In the summer months I prefer the rather sporty looking ensemble of a New Holland boiler suit and running shoes, however in the winter I revert back to the tried and trusted padded boiler suit and rigger boots. When visting the clubhouse at Perth with a view to impress I have been known to go all out in the fashionista stakes with an "vintage" army jumper, cargo trousers and wellies usually assessorized with a Maule baseball cap.

My previous career as a model makes me somewhat particular as to what I wear even if that work did focus primarily on modeling shoes, crash helmets and balaclavas.
piperboy84 is offline  
Old 14th May 2016, 20:23
  #10 (permalink)  
Join Date: Nov 2000
Location: Cambridge, England, EU
Posts: 3,431
Thigh boots or sandals (depending on temperature) if you're planning to arrive at a beach.
Gertrude the Wombat is offline  
Old 14th May 2016, 20:48
  #11 (permalink)  
Join Date: Jan 2002
Location: Aberdeen
Posts: 1,229

I would recommend trousers - at least long shorts, anything less reveals drafts you would not believe!
gasax is offline  
Old 14th May 2016, 22:14
  #12 (permalink)  
Join Date: Oct 2007
Location: Moray,Scotland,U.K.
Posts: 1,423
Don't be discouraged by these comments by guys who fly regularly. Statistics show most new PPLs stop flying regularly soon after gaining their PPL, and then stop flying at all. They, and MS pilots, may welcome a range of clothing to show they are pilots, and may be willing and able to pay value-added prices for them.
There might be a market for your designer range.
If your trousers are better-wearing and cheaper than Asda's 5 jeans, I might consider them.
Maoraigh1 is offline  
Old 14th May 2016, 22:18
  #13 (permalink)  
Join Date: Feb 2016
Location: S.E.Asia
Posts: 1,781
The full works for me in the 172..otherwise sports casual
Mike Flynn is offline  
Old 14th May 2016, 22:27
  #14 (permalink)  
Join Date: Oct 1999
Location: UK
Posts: 3,336
Piper Cub in summer - Shorts, T shirt, bare feet.

Chippy - either scruffy boiler suit with whatever you want underneath it, or old oily jeans and ditto sweater. In winter - long johns, thick socks, several jumpers, old Barbour jacket (there's no heater).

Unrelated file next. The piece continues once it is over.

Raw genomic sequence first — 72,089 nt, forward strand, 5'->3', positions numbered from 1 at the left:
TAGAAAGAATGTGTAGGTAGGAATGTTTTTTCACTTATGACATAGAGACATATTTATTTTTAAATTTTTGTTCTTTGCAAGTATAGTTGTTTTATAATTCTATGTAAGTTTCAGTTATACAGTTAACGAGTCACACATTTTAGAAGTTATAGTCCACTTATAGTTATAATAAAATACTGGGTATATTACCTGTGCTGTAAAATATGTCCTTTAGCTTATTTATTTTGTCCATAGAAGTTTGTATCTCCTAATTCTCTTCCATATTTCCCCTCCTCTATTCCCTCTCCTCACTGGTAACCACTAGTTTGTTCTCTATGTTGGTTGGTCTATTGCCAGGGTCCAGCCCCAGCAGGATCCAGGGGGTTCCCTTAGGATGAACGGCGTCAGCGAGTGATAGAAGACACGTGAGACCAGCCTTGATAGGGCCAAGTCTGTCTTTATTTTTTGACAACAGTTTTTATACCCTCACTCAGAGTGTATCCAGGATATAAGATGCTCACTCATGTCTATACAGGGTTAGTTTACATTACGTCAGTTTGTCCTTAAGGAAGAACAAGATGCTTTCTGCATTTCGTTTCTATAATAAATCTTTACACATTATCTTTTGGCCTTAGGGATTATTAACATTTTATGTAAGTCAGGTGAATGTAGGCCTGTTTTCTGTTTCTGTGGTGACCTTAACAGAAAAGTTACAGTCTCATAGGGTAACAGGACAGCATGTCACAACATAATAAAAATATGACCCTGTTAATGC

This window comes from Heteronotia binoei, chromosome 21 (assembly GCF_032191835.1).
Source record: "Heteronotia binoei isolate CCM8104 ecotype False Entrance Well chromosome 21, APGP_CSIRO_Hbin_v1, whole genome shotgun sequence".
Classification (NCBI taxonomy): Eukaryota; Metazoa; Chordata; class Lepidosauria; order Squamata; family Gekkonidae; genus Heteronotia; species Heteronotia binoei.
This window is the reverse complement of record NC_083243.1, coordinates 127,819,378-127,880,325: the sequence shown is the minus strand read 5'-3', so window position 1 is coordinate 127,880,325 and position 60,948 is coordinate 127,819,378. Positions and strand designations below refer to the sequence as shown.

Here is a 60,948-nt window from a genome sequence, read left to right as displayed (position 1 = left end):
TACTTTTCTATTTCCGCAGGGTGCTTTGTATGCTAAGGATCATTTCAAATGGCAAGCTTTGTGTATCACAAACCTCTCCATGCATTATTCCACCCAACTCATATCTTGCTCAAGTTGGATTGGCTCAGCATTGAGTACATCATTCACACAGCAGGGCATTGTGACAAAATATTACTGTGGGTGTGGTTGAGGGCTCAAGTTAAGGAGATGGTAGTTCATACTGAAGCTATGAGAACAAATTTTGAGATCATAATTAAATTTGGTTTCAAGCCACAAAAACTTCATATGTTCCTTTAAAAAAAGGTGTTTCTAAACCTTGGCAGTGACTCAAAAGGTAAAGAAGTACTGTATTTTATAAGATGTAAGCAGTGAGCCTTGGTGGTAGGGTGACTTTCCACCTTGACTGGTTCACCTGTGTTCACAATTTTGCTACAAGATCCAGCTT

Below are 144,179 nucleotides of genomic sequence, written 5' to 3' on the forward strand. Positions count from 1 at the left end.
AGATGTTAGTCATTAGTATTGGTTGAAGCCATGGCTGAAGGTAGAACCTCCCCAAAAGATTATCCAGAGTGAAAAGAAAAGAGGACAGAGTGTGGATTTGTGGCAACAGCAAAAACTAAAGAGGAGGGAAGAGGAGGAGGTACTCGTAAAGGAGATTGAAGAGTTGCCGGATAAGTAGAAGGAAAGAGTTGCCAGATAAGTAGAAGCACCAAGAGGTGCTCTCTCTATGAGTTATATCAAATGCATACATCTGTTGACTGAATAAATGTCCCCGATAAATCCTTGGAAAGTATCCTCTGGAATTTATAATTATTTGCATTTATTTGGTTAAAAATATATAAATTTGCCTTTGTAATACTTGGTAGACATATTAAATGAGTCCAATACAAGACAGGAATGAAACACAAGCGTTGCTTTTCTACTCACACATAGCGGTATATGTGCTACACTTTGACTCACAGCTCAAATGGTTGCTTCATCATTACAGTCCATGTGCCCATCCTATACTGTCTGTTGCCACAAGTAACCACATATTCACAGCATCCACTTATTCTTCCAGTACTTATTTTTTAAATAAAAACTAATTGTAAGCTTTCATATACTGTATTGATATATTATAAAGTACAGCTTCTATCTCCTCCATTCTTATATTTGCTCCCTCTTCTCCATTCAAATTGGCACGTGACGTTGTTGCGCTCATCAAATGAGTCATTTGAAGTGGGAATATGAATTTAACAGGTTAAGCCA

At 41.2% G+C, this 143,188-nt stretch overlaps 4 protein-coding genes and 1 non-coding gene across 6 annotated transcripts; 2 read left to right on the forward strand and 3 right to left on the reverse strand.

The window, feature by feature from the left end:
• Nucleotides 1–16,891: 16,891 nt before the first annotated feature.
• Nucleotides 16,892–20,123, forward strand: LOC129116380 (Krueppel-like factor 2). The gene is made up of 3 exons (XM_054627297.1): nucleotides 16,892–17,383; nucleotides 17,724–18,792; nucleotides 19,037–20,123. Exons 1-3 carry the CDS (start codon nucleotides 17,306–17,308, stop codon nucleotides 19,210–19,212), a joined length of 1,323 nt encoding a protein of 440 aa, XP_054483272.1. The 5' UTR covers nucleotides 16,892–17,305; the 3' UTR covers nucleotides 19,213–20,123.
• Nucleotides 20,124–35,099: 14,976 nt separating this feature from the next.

Cessna 150 - Grey slacks, short sleeve white shirt with gold wings logo and epaulets, tie, polished black shoes, naval blazer with flying club crest and gold wings embroidered onto front upper pocket, wings lapel badge. Aviator sunglasses.
Shaggy Sheep Driver is offline  
Old 14th May 2016, 22:35
  #15 (permalink)  
Join Date: Jan 2001
Location: In the boot of my car!
Posts: 6,000

Fishnet tights and suspenders for the guys with stiletto heels to get more of a fulcrum effect on the rudder pedals
Pace is offline  
Old 14th May 2016, 23:35
  #16 (permalink)  
Join Date: Aug 2005
Location: Glens o' Angus by way of LA
Age: 56
Posts: 1,974
Originally Posted by Pace View Post

Fishnet tights and suspenders for the guys with stiletto heels to get more of a fulcrum effect on the rudder pedals
There's a mental picture I could have done without, totally traumatized.
piperboy84 is offline  
Old 14th May 2016, 23:47
  #17 (permalink)  
Join Date: Jun 2000
Location: Gloster,UK
Posts: 75
I was treated to a flight in an open cockpit biplane last summer.

A sheepskin leather jacket was the obvious choice. Those lovely RAF kid leather gloves were sublime. But the draught up my trousers was not what I expected. Tights would have been welcome, underneath the 5 Aldi jeans. Cheap shoes to cope with the oily floor.

Wear nothing that can't cope with dirt and oil.
300hrWannaB is offline  
Old 15th May 2016, 00:00
  #18 (permalink)  
Join Date: Aug 2007
Location: Melbourne
Age: 67
Posts: 775
Many years ago my instructor told me to dress in clothes that suit the terrain you're flying over.

Drifting a bit, it amuses me to see airline passengers wearing thongs. In they ever needed to evacuate ....
fujii is offline  
Old 15th May 2016, 00:25
  #19 (permalink)  
Join Date: Nov 2000
Location: Melbourne
Posts: 371
Fujii, thongs means something different in the rest of the world.

In the northern hemisphere they call them flip-flops.

In New Zealand they call them jandals. Where the hell did that word come from?
On Track is offline  
Old 15th May 2016, 01:01
  #20 (permalink)  
Join Date: Aug 2005
Location: Glens o' Angus by way of LA
Age: 56
Posts: 1,974
This poor chap knew what a thong was but not how to wear it !
BBC NEWS | UK | Scotland | Tayside and Central | Fine for back-to-front thong man
piperboy84 is offline  

Thread Tools
Search this Thread

Contact Us Archive Advertising Cookie Policy Privacy Statement Terms of Service

Copyright 2018 MH Sub I, LLC dba Internet Brands. All rights reserved. Use of this site indicates your consent to the Terms of Use.